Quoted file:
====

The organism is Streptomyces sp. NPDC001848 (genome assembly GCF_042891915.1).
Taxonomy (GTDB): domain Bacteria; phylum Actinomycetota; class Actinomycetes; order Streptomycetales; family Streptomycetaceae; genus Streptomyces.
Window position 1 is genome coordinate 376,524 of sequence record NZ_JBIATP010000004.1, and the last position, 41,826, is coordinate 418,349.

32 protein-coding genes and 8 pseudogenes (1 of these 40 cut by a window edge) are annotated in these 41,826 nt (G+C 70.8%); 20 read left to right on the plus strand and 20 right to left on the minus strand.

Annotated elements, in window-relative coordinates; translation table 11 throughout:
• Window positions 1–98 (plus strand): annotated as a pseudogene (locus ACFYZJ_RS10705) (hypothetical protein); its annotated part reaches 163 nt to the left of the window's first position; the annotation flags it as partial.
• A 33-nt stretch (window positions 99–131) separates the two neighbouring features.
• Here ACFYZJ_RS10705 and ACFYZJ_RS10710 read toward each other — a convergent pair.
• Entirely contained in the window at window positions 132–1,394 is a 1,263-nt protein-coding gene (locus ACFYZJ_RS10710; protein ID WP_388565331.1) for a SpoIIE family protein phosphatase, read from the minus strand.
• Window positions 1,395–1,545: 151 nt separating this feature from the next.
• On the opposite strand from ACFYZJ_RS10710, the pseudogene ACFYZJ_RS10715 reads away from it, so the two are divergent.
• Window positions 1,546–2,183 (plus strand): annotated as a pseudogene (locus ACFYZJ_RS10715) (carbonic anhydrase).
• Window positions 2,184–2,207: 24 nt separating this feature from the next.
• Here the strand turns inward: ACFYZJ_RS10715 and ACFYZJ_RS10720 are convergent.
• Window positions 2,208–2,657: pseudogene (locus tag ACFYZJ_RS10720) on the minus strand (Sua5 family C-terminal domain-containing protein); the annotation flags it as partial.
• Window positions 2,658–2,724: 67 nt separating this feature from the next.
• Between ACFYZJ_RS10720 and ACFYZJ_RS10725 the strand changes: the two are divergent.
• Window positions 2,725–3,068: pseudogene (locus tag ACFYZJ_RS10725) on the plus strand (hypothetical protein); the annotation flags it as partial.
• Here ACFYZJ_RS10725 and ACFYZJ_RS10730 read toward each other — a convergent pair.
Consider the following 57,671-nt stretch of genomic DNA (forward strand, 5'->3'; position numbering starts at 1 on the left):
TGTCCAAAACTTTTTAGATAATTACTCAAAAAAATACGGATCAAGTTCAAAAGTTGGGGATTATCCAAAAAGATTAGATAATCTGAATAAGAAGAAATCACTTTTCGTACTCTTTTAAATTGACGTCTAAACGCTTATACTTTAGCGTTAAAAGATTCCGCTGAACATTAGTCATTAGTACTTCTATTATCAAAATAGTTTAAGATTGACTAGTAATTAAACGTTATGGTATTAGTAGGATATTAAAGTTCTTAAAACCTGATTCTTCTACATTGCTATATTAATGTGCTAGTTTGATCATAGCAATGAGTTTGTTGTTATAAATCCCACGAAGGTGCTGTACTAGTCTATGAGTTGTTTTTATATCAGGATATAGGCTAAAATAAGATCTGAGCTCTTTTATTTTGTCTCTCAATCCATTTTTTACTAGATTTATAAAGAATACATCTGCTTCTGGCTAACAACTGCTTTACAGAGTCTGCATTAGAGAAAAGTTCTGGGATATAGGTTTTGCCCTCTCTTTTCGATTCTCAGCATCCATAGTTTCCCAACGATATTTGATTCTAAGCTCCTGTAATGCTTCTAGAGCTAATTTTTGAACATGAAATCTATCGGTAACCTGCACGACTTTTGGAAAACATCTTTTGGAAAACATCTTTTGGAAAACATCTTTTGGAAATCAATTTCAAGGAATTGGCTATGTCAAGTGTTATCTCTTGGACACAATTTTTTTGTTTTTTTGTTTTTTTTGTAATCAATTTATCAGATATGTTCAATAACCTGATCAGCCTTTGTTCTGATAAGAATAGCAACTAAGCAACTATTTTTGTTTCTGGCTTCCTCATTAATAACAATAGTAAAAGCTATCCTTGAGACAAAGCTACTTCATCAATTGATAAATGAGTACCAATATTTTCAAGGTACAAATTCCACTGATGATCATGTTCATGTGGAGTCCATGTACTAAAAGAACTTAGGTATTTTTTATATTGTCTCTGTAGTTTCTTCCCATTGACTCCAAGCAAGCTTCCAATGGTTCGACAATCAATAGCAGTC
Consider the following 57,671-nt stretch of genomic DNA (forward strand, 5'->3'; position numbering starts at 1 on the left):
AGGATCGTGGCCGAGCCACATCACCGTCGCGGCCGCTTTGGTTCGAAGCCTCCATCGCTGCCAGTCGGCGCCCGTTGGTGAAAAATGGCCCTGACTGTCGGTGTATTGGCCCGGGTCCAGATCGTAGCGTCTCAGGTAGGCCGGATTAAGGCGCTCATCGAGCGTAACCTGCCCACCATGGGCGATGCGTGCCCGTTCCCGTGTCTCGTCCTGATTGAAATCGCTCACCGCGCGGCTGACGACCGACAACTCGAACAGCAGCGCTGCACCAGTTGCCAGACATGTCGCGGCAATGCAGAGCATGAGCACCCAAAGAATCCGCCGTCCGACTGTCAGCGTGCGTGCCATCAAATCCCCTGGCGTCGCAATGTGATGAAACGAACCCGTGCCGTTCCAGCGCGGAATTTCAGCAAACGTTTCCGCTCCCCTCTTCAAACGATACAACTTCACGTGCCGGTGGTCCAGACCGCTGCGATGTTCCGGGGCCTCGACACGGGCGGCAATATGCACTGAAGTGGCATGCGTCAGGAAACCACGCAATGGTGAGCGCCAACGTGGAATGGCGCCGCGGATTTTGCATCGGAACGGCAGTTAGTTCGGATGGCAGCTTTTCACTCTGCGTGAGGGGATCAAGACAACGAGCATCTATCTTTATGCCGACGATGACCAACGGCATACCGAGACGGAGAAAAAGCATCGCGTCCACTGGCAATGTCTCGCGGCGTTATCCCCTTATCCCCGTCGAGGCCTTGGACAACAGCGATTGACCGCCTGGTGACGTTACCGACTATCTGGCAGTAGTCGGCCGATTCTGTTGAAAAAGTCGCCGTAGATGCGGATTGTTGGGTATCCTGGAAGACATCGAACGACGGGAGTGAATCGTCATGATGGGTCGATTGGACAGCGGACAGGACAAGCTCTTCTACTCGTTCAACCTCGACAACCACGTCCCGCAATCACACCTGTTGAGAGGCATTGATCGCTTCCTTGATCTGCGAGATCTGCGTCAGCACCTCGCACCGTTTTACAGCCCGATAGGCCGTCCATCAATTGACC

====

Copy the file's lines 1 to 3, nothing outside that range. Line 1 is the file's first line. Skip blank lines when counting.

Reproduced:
The organism is Streptomyces sp. NPDC001848 (genome assembly GCF_042891915.1).
Taxonomy (GTDB): domain Bacteria; phylum Actinomycetota; class Actinomycetes; order Streptomycetales; family Streptomycetaceae; genus Streptomyces.
Window position 1 is genome coordinate 376,524 of sequence record NZ_JBIATP010000004.1, and the last position, 41,826, is coordinate 418,349.